One of the most memorable people I met in Doha was Jim Roach, who co-taught first-year chemistry with Dad. Jim was obsessed with cockroaches. His desk, office shelves and sometimes even his shirt were covered with them. Fortunately, they were all plastic replicas. Jim also had a passion and talent for undergraduate teaching. In class, he wore a tool belt that contained chalk, erasers, markers, laser pointers and, you guessed it, rubber cockroaches. The students adored him.
Jim had taken a leave of absence from his faculty position at Emporia State University in Kansas to teach in Qatar. He found the job a refreshing change from the competitive, research-intensive environment of a typical North American university. At WCMC-Q, the teaching load is reasonable, class sizes are small and administrative duties are minimal. Jim enjoyed the job so much that he resigned from Emporia and is now a permanent faculty member at WCMC-Q. Luckily, his wife found a job teaching art at a Doha high school.
My friends in Canada often ask me if it was difficult for my mom to live in an Islamic country. It was, but not in the ways one might expect. She could drive and regularly explored the city on her own, never worrying much about covering her hair, legs or shoulders. And when she sat at coffee shops alone reading books, the Arab men never bothered her; if anything they were polite and considerate, often relinquishing their tables so she could have a prime people-watching spot. The hardest part for Mom was leaving behind her life in Canada, where she’d owned and operated a small antique shop for 15 years. In Doha, the swimming pools and shopping malls can quickly lose their appeal and if you aren’t working, the days can be long and boring, especially in the summer and fall when midday temperatures exceed 40 degrees Celsius. Mom took up golf to keep busy and healthy and to meet new people. But for some, the challenge to stay engaged or find a job is too daunting. I met many people in Doha whose husbands or wives had returned home, leaving their partners to go it alone.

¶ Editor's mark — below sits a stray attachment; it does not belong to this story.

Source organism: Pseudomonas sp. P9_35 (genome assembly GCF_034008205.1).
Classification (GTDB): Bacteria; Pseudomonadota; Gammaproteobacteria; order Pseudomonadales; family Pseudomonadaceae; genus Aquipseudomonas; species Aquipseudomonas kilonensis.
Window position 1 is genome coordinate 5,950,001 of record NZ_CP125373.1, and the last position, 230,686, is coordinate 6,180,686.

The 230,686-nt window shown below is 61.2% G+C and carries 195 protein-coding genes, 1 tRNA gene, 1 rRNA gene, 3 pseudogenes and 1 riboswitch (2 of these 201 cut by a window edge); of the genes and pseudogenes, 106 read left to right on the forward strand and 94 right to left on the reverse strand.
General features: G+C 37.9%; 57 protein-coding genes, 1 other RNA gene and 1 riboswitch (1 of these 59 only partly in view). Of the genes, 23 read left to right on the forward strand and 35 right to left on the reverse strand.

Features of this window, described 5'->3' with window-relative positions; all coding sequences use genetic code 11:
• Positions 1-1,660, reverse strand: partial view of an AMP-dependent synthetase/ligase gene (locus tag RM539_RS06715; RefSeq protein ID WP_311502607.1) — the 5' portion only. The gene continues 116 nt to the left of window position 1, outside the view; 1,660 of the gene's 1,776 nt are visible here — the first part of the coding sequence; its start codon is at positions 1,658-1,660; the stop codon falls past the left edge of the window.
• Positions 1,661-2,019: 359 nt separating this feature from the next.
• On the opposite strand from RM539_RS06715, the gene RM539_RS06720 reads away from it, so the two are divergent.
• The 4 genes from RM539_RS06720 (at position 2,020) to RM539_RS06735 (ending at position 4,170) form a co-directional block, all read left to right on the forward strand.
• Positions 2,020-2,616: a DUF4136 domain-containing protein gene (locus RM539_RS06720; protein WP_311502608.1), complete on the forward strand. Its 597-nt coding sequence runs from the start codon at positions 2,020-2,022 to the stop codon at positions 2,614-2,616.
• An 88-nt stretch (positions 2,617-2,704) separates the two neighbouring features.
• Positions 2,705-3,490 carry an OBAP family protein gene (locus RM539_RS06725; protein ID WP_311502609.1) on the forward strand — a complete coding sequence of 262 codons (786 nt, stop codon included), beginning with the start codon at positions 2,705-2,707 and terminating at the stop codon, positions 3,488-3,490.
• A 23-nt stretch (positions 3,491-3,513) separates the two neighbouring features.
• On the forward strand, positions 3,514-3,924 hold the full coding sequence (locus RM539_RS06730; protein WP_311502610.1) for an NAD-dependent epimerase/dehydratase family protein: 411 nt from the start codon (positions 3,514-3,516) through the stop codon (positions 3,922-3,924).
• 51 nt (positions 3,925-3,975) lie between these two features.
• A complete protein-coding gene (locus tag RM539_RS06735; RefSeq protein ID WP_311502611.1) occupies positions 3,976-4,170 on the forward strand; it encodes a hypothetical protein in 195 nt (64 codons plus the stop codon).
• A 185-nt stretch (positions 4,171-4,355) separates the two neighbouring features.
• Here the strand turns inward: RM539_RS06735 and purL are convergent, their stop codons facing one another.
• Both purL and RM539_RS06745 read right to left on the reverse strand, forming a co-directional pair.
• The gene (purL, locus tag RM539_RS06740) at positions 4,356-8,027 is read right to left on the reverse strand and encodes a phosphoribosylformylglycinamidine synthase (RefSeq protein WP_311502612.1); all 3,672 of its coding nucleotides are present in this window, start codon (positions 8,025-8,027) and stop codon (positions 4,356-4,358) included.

On my final trip to Qatar, Dad and I spent a lot of time in Education City, often watching keynote lectures by prominent scientists and writers, including Nobel laureate Sydney Brenner and journalist Robert Fisk. I was amazed by how fast the academic landscape had transformed. “Not so empty now!” bragged Dad as we drove past the campuses of Texas A&M, Carnegie Mellon, Georgetown and Northwestern universities. “Get a load of that,” he said, pointing to a structure beside the teaching hospital.
There I saw what I believed to be the coolest building in Qatar: a convention center modeled on a sidra tree, with massive ascending branches, like arteries, covering the concrete and steel walls. “Why a sidra?” I asked Dad. He explained that the sidra is a tree that can grow lushly in the most arid environments. “And in its shade is where the poets and scholars would exchange ideas.”
Not long after that visit, my father traveled to New York City for a hip replacement. The day before the operation he calmed his nerves by exploring the streets around the hospital. Walking past a coffee shop, Dad heard someone yell, “Hey, Dr. Smith!” Turning, he saw a young man in scrubs – it was one of his first students from Qatar who was doing his medical residency in New York. They talked for a few minutes, and before parting, the student complimented Dad on his teaching.
The hip operation was a success and Dad can now go for daily walks along the shores of Mahone Bay, Nova Scotia, where he’s retired and where Mom runs a small antique shop.
David Smith is an assistant professor in the biology department at Western University.